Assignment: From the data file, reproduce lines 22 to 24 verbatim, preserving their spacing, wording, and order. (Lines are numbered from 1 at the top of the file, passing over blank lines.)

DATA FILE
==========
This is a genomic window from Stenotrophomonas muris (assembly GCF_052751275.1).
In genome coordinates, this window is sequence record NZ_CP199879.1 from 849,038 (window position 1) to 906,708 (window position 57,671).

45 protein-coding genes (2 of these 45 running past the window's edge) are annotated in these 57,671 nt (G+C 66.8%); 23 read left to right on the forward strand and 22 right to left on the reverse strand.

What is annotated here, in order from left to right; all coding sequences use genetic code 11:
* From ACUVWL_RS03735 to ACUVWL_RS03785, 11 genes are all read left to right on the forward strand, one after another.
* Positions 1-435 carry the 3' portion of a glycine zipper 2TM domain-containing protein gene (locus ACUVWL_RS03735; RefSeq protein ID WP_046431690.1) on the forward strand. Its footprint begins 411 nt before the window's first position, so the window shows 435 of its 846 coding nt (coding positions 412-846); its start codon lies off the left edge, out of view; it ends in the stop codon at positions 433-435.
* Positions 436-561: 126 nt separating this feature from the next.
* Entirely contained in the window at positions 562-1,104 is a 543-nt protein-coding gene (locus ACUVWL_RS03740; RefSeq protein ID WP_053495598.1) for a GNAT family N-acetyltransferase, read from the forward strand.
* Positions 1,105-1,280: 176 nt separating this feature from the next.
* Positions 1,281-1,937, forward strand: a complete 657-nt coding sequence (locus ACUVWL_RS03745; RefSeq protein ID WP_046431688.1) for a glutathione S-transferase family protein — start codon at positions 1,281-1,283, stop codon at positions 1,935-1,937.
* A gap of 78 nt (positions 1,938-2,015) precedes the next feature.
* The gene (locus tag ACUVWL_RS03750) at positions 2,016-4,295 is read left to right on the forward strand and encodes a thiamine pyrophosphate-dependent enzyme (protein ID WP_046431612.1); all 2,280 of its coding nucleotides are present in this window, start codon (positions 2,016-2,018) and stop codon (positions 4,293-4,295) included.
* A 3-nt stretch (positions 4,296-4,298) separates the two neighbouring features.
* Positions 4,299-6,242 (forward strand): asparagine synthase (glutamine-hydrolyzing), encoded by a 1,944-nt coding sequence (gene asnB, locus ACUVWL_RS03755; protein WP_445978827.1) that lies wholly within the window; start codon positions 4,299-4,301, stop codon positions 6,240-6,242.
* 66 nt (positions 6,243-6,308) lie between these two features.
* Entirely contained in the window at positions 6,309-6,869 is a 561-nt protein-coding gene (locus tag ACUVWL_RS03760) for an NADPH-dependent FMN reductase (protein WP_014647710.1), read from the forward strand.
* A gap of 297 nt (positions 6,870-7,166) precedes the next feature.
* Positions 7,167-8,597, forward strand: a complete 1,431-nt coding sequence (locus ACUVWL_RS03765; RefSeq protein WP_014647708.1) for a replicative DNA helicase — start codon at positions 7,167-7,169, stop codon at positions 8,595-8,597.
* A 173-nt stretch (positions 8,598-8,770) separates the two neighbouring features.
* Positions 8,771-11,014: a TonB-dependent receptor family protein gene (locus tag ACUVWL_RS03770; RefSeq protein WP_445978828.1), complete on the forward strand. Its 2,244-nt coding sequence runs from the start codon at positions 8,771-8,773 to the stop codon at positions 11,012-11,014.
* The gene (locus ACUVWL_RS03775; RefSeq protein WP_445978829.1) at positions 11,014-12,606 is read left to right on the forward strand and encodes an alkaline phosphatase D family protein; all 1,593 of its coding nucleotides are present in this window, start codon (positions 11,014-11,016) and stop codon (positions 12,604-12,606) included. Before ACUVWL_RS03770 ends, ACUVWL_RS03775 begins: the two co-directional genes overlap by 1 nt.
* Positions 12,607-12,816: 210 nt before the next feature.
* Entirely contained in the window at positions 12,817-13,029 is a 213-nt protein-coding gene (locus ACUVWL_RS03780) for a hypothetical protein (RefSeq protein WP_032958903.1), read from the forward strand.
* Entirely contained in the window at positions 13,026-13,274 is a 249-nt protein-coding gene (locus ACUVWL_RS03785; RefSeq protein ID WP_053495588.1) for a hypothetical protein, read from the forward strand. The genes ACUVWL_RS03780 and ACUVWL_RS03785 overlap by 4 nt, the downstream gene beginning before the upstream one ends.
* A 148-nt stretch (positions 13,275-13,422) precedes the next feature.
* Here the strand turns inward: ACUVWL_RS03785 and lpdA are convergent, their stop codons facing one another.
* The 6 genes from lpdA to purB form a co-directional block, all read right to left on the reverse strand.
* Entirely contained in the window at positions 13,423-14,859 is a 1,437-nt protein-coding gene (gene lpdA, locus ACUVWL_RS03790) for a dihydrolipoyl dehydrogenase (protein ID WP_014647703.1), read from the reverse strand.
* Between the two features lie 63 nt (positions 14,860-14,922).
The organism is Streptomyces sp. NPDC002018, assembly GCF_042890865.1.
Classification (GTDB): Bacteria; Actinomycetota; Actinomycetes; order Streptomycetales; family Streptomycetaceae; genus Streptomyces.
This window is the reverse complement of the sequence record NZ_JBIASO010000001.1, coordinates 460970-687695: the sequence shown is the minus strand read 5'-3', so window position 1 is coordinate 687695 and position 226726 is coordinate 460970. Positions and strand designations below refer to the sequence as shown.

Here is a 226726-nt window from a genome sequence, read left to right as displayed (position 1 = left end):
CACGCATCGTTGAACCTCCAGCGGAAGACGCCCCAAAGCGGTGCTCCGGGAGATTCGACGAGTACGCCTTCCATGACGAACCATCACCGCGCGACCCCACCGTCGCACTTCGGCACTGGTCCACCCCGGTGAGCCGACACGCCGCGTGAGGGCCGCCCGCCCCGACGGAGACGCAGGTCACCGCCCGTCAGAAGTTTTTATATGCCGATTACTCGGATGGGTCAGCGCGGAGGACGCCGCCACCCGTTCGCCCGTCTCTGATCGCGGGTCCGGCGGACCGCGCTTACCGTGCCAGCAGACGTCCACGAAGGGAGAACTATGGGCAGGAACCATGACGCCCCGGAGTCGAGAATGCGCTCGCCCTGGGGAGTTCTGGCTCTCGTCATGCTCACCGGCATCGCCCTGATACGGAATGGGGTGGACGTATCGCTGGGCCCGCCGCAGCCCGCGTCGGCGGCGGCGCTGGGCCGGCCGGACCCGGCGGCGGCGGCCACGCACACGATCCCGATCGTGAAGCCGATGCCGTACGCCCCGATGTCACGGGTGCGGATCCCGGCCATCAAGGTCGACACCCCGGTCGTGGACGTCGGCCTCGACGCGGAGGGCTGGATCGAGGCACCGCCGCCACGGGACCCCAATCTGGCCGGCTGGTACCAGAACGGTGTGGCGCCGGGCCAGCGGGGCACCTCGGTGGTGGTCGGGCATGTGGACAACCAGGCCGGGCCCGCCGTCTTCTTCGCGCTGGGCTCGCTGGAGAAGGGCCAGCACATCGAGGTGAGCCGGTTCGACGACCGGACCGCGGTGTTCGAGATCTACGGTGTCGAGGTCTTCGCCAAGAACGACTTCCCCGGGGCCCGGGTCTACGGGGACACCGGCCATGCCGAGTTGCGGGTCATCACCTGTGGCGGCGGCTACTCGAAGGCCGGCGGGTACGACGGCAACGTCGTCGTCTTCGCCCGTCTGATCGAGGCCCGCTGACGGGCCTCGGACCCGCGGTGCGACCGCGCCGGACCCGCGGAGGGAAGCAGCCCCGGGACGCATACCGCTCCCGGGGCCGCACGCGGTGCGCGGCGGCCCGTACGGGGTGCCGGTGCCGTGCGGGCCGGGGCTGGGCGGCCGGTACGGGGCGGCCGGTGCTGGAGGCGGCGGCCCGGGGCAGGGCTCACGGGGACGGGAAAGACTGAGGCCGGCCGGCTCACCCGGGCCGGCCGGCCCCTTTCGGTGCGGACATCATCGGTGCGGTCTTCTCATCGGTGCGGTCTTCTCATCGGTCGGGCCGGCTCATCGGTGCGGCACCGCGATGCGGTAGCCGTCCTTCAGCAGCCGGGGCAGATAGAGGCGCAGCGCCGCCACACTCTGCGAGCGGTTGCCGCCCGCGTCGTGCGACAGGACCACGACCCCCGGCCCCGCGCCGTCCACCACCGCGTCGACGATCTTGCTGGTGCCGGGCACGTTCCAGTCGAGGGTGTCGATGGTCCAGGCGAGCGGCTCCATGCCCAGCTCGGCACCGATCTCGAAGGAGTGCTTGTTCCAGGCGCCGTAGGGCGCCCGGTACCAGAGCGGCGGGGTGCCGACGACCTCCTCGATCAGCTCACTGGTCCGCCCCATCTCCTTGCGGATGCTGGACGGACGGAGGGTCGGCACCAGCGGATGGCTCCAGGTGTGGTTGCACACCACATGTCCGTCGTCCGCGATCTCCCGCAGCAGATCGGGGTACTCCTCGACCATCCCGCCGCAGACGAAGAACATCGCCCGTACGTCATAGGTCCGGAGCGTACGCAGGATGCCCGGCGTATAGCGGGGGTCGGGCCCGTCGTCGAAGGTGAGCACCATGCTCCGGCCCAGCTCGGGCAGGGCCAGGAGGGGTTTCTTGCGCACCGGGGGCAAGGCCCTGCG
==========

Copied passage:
* Positions 12,607-12,816: 210 nt before the next feature.
* Entirely contained in the window at positions 12,817-13,029 is a 213-nt protein-coding gene (locus ACUVWL_RS03780) for a hypothetical protein (RefSeq protein WP_032958903.1), read from the forward strand.
* Entirely contained in the window at positions 13,026-13,274 is a 249-nt protein-coding gene (locus ACUVWL_RS03785; RefSeq protein ID WP_053495588.1) for a hypothetical protein, read from the forward strand. The genes ACUVWL_RS03780 and ACUVWL_RS03785 overlap by 4 nt, the downstream gene beginning before the upstream one ends.